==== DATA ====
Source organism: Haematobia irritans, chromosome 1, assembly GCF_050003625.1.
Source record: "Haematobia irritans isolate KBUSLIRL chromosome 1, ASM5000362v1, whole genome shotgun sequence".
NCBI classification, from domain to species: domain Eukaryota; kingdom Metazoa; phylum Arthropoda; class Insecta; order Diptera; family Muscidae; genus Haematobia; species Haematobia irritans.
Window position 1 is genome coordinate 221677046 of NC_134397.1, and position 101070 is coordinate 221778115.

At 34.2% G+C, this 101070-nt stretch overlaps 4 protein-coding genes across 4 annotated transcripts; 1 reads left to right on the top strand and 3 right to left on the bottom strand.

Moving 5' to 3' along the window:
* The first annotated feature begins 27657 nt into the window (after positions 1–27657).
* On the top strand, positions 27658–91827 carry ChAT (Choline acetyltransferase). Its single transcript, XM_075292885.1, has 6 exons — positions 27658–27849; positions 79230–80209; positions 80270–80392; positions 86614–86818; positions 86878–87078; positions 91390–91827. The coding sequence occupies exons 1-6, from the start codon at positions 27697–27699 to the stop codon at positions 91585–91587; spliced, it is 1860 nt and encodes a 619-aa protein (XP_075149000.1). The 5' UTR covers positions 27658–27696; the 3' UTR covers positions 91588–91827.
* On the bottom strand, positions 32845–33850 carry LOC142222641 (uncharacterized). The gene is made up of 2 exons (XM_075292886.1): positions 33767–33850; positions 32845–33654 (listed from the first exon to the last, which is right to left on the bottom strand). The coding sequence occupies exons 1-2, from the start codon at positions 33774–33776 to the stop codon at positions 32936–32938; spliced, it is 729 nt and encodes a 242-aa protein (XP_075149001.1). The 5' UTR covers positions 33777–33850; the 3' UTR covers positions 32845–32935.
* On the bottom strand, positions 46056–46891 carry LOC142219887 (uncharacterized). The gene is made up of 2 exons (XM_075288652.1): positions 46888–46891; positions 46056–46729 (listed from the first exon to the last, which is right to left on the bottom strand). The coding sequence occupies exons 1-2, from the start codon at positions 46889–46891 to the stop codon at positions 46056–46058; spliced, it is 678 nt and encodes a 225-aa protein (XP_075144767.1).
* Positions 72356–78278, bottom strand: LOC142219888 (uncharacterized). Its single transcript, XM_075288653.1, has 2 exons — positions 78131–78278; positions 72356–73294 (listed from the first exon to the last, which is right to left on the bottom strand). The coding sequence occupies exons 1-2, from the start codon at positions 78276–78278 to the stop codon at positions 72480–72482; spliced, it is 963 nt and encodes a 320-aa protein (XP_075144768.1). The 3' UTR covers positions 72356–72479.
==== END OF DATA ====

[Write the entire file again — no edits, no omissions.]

Source organism: Haematobia irritans, chromosome 1, assembly GCF_050003625.1.
Source record: "Haematobia irritans isolate KBUSLIRL chromosome 1, ASM5000362v1, whole genome shotgun sequence".
NCBI classification, from domain to species: domain Eukaryota; kingdom Metazoa; phylum Arthropoda; class Insecta; order Diptera; family Muscidae; genus Haematobia; species Haematobia irritans.
Window position 1 is genome coordinate 221677046 of NC_134397.1, and position 101070 is coordinate 221778115.

At 34.2% G+C, this 101070-nt stretch overlaps 4 protein-coding genes across 4 annotated transcripts; 1 reads left to right on the top strand and 3 right to left on the bottom strand.

Moving 5' to 3' along the window:
* The first annotated feature begins 27657 nt into the window (after positions 1–27657).
* On the top strand, positions 27658–91827 carry ChAT (Choline acetyltransferase). Its single transcript, XM_075292885.1, has 6 exons — positions 27658–27849; positions 79230–80209; positions 80270–80392; positions 86614–86818; positions 86878–87078; positions 91390–91827. The coding sequence occupies exons 1-6, from the start codon at positions 27697–27699 to the stop codon at positions 91585–91587; spliced, it is 1860 nt and encodes a 619-aa protein (XP_075149000.1). The 5' UTR covers positions 27658–27696; the 3' UTR covers positions 91588–91827.
* On the bottom strand, positions 32845–33850 carry LOC142222641 (uncharacterized). The gene is made up of 2 exons (XM_075292886.1): positions 33767–33850; positions 32845–33654 (listed from the first exon to the last, which is right to left on the bottom strand). The coding sequence occupies exons 1-2, from the start codon at positions 33774–33776 to the stop codon at positions 32936–32938; spliced, it is 729 nt and encodes a 242-aa protein (XP_075149001.1). The 5' UTR covers positions 33777–33850; the 3' UTR covers positions 32845–32935.
* On the bottom strand, positions 46056–46891 carry LOC142219887 (uncharacterized). The gene is made up of 2 exons (XM_075288652.1): positions 46888–46891; positions 46056–46729 (listed from the first exon to the last, which is right to left on the bottom strand). The coding sequence occupies exons 1-2, from the start codon at positions 46889–46891 to the stop codon at positions 46056–46058; spliced, it is 678 nt and encodes a 225-aa protein (XP_075144767.1).
* Positions 72356–78278, bottom strand: LOC142219888 (uncharacterized). Its single transcript, XM_075288653.1, has 2 exons — positions 78131–78278; positions 72356–73294 (listed from the first exon to the last, which is right to left on the bottom strand). The coding sequence occupies exons 1-2, from the start codon at positions 78276–78278 to the stop codon at positions 72480–72482; spliced, it is 963 nt and encodes a 320-aa protein (XP_075144768.1). The 3' UTR covers positions 72356–72479.